Getting started with Cosmos DB SQL Provider for Entity Framework Core

Posted by Anuraj on Friday, August 31, 2018 Reading time :1 minute

ASPNET Core Cosmos DB EF Core

This post is about working with Cosmos DB SQL Provider for Entity Framework Core. Azure Cosmos DB is Microsoft’s globally distributed, multi-model database. With the click of a button, Azure Cosmos DB enables you to elastically and independently scale throughput and storage across any number of Azure’s geographic regions.

First you need to install the EF Core provider for Cosmos DB. You can get it from NuGet.

Cosmos DB SQL NuGet package

Once you install it via dotnet add package Microsoft.EntityFrameworkCore.Cosmos.Sql --version 2.2.0-preview1-35029. Once you install it, you can modify the Startup class code.

public void ConfigureServices(IServiceCollection services)
{
    services.AddEntityFrameworkCosmosSql();
    services.AddDbContextPool<BookmarksDbContext>(options => 
        options.UseCosmosSql(new Uri(Configuration["CosmosDb:EndpointURI"]),
        Configuration["CosmosDb:PrivateKey"], "BookmarksDb"));
    services.AddMvc().SetCompatibilityVersion(CompatibilityVersion.Version_2_1);
}

For this post I am using Cosmos DB emulator. I am reading it from appsettings.json file. Here is the Endpoint URI and Private Key.

Cosmos DB Emulator is running

Here is my model class, the Id property type is string, provider will generate the Id automatically.

public class Bookmark
{
    [Key]
    public string Id { get; set; }
    public string Title { get; set; }
    public string Description { get; set; }
    public string Image { get; set; }   
    public string Url { get; set; }
    public string CreatedOn { get; set; } = DateTime.UtcNow.ToString();
}

And here is the DbContext class, in this class OnModelCreating method is important, without this Cosmos DB driver can’t get the collection name from entity class.

public class BookmarksDbContext : DbContext
{
    public BookmarksDbContext(DbContextOptions options) : base(options)
    {
    }

    protected BookmarksDbContext()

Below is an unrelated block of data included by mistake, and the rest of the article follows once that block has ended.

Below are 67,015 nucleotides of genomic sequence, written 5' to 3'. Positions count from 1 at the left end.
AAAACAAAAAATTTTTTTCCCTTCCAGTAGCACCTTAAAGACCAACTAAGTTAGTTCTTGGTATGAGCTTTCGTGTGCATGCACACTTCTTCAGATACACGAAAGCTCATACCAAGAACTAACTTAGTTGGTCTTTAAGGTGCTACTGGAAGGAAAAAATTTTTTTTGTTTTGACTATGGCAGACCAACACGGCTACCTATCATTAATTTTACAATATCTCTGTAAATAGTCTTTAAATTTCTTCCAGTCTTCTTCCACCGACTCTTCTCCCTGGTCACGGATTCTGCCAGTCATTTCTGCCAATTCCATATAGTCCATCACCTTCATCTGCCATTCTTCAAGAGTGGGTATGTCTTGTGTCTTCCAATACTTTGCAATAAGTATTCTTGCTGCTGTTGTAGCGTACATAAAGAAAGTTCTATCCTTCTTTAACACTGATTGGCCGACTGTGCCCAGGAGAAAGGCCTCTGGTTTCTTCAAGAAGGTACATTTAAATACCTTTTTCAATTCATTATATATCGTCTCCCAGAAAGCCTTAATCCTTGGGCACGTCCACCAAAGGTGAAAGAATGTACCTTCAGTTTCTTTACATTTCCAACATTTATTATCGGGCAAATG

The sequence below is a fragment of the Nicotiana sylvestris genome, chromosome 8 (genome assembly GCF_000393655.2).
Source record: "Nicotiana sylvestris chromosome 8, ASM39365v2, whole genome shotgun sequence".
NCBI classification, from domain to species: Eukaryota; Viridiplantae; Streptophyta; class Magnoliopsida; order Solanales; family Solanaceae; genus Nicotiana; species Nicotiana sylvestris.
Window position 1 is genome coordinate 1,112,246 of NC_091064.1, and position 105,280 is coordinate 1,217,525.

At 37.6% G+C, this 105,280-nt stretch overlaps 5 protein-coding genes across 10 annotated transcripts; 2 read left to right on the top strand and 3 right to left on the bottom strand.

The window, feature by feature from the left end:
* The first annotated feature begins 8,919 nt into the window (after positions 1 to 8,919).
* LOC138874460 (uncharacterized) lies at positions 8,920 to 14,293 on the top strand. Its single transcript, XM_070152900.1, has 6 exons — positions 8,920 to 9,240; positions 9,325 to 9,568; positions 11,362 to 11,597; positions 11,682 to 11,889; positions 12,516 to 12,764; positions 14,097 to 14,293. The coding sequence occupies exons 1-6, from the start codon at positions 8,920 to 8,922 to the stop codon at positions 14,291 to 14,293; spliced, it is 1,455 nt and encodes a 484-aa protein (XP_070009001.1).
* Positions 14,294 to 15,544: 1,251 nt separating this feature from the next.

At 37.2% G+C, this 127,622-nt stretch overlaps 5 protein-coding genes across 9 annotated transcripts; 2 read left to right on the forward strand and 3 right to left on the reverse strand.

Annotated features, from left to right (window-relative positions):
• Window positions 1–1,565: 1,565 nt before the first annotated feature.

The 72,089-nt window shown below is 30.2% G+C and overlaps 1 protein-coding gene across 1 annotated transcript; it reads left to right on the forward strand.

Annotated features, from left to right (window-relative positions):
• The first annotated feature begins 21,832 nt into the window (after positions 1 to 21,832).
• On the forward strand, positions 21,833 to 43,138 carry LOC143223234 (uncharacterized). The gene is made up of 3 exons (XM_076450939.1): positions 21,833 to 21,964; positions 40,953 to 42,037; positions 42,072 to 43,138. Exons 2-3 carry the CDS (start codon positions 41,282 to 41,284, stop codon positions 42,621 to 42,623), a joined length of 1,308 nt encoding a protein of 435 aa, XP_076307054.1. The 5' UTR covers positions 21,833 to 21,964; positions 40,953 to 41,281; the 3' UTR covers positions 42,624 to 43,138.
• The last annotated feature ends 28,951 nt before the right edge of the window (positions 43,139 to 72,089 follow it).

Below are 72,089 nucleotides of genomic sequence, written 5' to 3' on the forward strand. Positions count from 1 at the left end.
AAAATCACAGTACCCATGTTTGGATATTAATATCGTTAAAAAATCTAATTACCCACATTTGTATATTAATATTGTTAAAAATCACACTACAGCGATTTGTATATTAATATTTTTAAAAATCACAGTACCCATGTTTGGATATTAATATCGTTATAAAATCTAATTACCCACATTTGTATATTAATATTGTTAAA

{
    }
    public DbSet<Bookmark> Bookmarks { get; set; }
    protected override void OnModelCreating(ModelBuilder modelBuilder)
    {
        modelBuilder.Entity<Bookmark>();
        var bookmarks = modelBuilder.Entity<Bookmark>().Metadata;
        bookmarks.CosmosSql().CollectionName = nameof(Bookmarks);
    }
}

Now you can use the DbContext object in controller class and execute the CRUD operations. Also you need to create the Database and Collection in the emulator, otherwise it won’t work properly. Here is the POST implementation.

[Route("api/[controller]")]
[ApiController]
public class BookmarksController : ControllerBase
{
    private readonly BookmarksDbContext _bookmarksDbContext;
    public BookmarksController(BookmarksDbContext bookmarksDbContext)
    {
        _bookmarksDbContext = bookmarksDbContext;
    }

    [HttpPost]
    public async Task<IActionResult> Post([FromBody] Bookmark bookmark)
    {
        if (!ModelState.IsValid)
        {
            return BadRequest();
        }

        _bookmarksDbContext.Bookmarks.Add(bookmark);
        await _bookmarksDbContext.SaveChangesAsync();
        return CreatedAtAction(nameof(Get),new{ id = bookmark.Id }, bookmark);
    }
}

Here is the Postman request

Postman - HTTP Post

And here is the data in Cosmos DB Emulator.

Data in Cosmos DB Emulator

The Cosmos DB SQL provider is in preview, so the API may change in future. You can find the source code of this post in here. If you face any issues in the implementation, let me know.

Happy Programming :)


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Copyright © 2018 - Anuraj P. Blog content licensed under the Creative Commons CC BY 2.5 | Unless otherwise stated or granted, code samples licensed under the MIT license. This is a personal blog. The opinions expressed here represent my own and not those of my employer. Hosted with ❤ by GitHub